At the district headquarters, a Deputy Director, Agriculture, who is assisted by Agriculture Officers and at the sub-division level by Sub-Divisional Agricultural Officers, controls the department.
District Jind has been divided into nine circles. Circle Agriculture Officer supervises and is assisted by Agriculture Development Officer. Training and visit system is in the progress in department since 1974. One Agriculture Development officer is appointed on an average 800 affective operating farm families. Circle Agriculture Officer is closely and affectively guiding usually 8 Agriculture Development officers. The each circle of Agriculture Development officer is divided into 8 groups. Each group is visited by A.D.O. on one of the 8 days assigned in each fortnight to regular, fixed visits.
The Agriculture Department guides the farmers in the application of latest agricultural techniques which include intensive method of cultivation for higher production, new cropping patterns, preparation of crop plans, control of various pests and diseases affecting agricultural crops, use of fertilizers and improved seeds and laying out demonstration plots to show the cultivators the superiority of the strains and agronomic practices. The Agriculture Inspectors impart training and education to the farmers in their respective areas on matters relating to improved techniques and better farm management.
Agriculture is the mainstay of the bulk of population (86%) of the Jind District. Rapid advances have been made in this field after the formation of the Haryana in 1966. With the provision of better irrigational and other facilities, the primitive agricultural practices are fast yielding place to modern mechanised farming and agricultural production is continually increasing.
Agriculture is the chief occupation of the people of the district. After Independence, most of the area fit for cultivation has been brought under the plough. The district made remarkable progress in agriculture after the formation of Haryana in November 1966.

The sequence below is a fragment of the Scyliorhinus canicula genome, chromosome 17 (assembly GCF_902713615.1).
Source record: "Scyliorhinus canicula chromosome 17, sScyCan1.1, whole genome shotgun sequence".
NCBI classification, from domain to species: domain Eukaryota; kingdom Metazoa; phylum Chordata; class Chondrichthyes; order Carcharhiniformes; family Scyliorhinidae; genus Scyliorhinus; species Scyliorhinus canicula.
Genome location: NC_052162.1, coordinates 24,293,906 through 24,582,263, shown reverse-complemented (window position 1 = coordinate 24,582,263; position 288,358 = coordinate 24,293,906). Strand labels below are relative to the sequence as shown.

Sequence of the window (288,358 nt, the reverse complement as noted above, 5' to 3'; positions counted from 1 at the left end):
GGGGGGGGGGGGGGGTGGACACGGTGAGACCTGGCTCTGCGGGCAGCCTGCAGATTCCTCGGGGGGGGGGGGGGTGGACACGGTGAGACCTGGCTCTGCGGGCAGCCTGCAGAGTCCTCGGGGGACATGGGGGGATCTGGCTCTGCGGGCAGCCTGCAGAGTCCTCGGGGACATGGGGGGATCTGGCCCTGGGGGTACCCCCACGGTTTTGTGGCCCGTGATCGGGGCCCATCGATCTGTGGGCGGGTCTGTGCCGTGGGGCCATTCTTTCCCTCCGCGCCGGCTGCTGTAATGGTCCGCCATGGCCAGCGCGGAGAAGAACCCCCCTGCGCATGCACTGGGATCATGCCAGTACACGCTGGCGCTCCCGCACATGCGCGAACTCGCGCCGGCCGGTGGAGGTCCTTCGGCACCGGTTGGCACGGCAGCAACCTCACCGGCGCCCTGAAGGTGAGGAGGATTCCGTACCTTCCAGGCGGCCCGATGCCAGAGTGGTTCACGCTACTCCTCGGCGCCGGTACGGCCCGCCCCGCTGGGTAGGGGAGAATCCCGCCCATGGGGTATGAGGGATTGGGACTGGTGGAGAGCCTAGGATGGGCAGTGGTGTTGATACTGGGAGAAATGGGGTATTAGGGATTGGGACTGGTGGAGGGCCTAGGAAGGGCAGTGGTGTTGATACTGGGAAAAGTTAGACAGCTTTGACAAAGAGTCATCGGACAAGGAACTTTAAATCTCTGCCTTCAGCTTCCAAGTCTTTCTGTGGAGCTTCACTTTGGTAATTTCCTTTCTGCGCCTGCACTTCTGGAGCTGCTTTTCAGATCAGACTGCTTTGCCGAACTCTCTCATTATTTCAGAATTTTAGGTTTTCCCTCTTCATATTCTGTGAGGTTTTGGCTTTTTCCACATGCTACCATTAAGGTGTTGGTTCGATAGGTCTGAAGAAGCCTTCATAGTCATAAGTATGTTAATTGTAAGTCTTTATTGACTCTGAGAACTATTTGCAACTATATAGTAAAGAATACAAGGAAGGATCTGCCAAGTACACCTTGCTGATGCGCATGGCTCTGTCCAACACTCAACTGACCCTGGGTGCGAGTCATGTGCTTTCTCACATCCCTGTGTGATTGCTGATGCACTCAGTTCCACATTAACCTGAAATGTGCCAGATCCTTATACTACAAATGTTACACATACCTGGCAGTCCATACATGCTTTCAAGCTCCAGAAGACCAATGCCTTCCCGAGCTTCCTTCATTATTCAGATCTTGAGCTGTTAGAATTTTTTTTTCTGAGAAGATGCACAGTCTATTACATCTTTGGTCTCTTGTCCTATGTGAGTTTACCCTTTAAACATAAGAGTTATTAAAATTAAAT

The production of foodgrains has increased form 278.30 thousand tones in 74-75 to 954 thousand tones in year 96-97.


The soils of the Jind district according to physical characteristics, may be divided as below:

    The Tehsildars and Naib Tehsildars in the district are assisted by the following revenue staff:-
  • Sandy - This soil locally called retili dharti, is found in all the blocks of the district. Bajra and gram crops are mostly grown in these soils.
  • Clay - This soil locally called Dakar is found in parts of Safidon, Kalayat and Rajaund blocks. If properly managed, these soils are highly suitable for the cultivation of paddy, which is fast becoming an important crop of the district.
  • Kallar or Rehi- This soil is found in Safidon and Kalayat blocks of the district. The general appearance of landscape of this soil is just a white floor with brownish-black background having alkaline salts of 2 to 4 inches depth over the surface.

  • In general, there is a deficiency of nitrogen and organic matter in the soils, but the phosphorus content ranges from low to medium. It is, therefore, evident that, for obtaining good yields, the soils need heavy manuring with nitrogenous and phosphatic fertilizers soils.